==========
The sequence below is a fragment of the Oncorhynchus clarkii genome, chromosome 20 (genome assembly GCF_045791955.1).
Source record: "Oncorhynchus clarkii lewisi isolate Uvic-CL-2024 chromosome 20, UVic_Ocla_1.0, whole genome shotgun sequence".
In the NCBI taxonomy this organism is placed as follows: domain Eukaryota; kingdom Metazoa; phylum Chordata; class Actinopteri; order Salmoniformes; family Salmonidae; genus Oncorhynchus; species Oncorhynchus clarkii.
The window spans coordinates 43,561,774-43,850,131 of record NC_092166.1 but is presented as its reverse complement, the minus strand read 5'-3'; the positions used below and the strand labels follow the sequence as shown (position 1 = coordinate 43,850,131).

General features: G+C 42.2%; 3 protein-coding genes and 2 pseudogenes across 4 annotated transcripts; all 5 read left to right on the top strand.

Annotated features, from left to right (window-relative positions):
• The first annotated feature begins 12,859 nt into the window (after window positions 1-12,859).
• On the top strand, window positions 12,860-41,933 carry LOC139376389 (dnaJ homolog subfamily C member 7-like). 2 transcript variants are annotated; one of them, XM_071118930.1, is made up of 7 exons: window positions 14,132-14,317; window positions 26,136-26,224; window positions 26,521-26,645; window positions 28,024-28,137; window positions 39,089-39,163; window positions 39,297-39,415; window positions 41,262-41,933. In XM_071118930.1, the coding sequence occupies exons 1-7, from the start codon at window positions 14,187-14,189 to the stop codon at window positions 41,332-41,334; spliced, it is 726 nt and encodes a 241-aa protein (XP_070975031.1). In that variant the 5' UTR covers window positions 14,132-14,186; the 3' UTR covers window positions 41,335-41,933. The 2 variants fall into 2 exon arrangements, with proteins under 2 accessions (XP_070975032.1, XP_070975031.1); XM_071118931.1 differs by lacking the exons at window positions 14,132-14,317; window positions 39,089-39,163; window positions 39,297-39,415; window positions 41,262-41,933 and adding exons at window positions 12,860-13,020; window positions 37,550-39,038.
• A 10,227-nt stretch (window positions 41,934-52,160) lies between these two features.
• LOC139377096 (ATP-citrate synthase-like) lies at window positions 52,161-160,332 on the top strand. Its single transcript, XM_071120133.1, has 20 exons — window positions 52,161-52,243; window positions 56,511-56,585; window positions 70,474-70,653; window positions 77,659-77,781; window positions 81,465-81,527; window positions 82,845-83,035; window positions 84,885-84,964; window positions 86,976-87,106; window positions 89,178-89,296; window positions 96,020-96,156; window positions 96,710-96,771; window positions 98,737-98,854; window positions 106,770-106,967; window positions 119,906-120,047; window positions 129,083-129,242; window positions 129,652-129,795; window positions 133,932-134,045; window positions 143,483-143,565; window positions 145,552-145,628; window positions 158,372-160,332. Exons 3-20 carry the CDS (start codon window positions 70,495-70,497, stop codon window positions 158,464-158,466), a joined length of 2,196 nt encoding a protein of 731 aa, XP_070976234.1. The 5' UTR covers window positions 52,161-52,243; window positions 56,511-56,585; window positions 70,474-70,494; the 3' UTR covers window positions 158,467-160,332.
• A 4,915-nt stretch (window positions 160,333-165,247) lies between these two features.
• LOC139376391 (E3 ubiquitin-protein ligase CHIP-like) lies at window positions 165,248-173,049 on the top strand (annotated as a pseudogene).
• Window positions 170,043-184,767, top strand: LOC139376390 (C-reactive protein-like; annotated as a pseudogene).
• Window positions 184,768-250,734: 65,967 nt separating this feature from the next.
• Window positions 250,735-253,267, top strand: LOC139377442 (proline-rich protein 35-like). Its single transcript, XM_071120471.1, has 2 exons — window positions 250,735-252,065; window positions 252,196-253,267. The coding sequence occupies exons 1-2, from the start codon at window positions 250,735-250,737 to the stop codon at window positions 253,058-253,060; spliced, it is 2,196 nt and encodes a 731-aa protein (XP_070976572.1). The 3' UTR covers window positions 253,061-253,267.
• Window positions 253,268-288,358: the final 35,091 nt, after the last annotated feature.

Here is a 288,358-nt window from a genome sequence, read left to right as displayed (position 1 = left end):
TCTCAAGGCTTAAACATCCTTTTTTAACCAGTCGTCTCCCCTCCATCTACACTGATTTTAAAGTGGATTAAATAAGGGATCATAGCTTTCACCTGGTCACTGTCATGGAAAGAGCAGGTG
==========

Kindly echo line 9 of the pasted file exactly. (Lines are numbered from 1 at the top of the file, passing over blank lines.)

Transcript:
• A 10,227-nt stretch (window positions 41,934-52,160) lies between these two features.